It’s Friday! The joyous finish line of the work week, harbinger of weekend bliss when we can turn our broken backs on the toil and frustration and really live again for two days. Then the dreaded “Monday blues and Terrible Tuesday…” because “the negative mentality that ‘work sucks’ is embedded in our way of life,” According to Jacob Morgan, author and work futurist. “It’s all around us,” he says “and it needs to change” (2013). But as this article shows, through re-crafting our jobs, seeking flow and reminding ourselves why our work matters, even the worst job can be improved by the best perspective. This is the future of work according to Jacob Morgan (2013) and he has thousands of best-selling books to prove it. Workplace happiness is becoming the focus of administrators across the country. But we don’t have to wait for the bosses above us to catch the wave. We can be momenteers today, we can jobcraft now, and a rising tide will lift all our ships.

 

Our Endless Resources 11/3/17 – Mining the strengths of our lives

Some weeks, some days—some moments, even—are exhausting. Exhaustion could have occurred as a willing and worth-while gift of our efforts, or as a sudden draw from an already dry well of willpower. Perhaps what we feel isn’t exactly exhaustion but that of being overwhelmed by burdens or by an emergency or crisis. Either way, we find ourselves at what feels like the end of ourselves. Resourcing is the verb form is more widely used in trauma therapy, somatic therapy and anxiety management, but really can apply to any situation in which we are taxed or face a challenge. The noun is essentially the same, according to Bill Bowen, MFA, LMT, founder and director of Psycho-Physical Therapy, who said that “therapeutically, resources are defined as those actions, awarenesses, and abilities that support a person in maintaining a sense of self and a feeling of competency, regardless of what is occurring in his or her environment.” Truly, anything can be a resource if it A) is healthy, moral and legal B) restores or sustains us and C) can somehow, in some way, be brought into a present situation to help us.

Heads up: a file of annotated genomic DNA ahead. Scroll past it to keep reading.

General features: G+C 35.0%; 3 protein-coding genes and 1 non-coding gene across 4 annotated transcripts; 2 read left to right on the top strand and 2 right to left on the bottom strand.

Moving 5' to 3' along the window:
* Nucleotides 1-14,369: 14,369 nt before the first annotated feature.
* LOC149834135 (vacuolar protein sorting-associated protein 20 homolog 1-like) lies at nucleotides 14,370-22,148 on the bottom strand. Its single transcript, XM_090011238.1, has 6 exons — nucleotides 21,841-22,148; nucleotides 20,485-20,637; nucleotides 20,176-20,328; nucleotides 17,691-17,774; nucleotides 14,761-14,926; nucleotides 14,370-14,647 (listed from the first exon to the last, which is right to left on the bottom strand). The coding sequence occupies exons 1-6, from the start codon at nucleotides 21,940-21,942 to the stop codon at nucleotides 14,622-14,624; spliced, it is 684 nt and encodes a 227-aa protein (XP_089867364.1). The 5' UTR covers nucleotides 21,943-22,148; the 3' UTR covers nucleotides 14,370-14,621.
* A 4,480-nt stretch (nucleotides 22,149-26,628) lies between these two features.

These four articles are the paragons of the theme of self-nourishment, but 2017 has been a year of gems, so please use the mind-field or search box to revisit your favorites. Just typing “2017” into the search box will garner a list of them all.

There are big things in store for 2018—the logo has been teased on the front page for a while, but that’s just the beginning!

And that beginning will wait until 2018. For now, as this year closes, let’s reflect, let’s restore and let’s be nourished.

Happy New Year.

 

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Bowen, B (2009) What is Somatic Resourcing? Psycho-Physical Therapy.com. Retrieved from: http://www.psychophysicaltherapy.com/ppt/somaticresourcing.html

Clear, J. (2013) The Science of Positive Thinking: How Positive Thoughts Build Your Skills, Boost Your Health, and Improve Your Work. HuffingtonPost.com. Retrieved from: http://www.huffingtonpost.com/james-clear/positive-thinking_b_3512202.html

Huffington Post (2013) Work Stress On The Rise. Healthy Living. Retrieved from: http://www.huffingtonpost.com/2013/04/10/work-stress-jobs-americans_n_3053428.html

Morgan, J. (2013) Why Does Work Suck? Huffington Post. Retrieved from: http://www.huffingtonpost.com/jacob-morgan/why-does-work-suck_b_4178795.html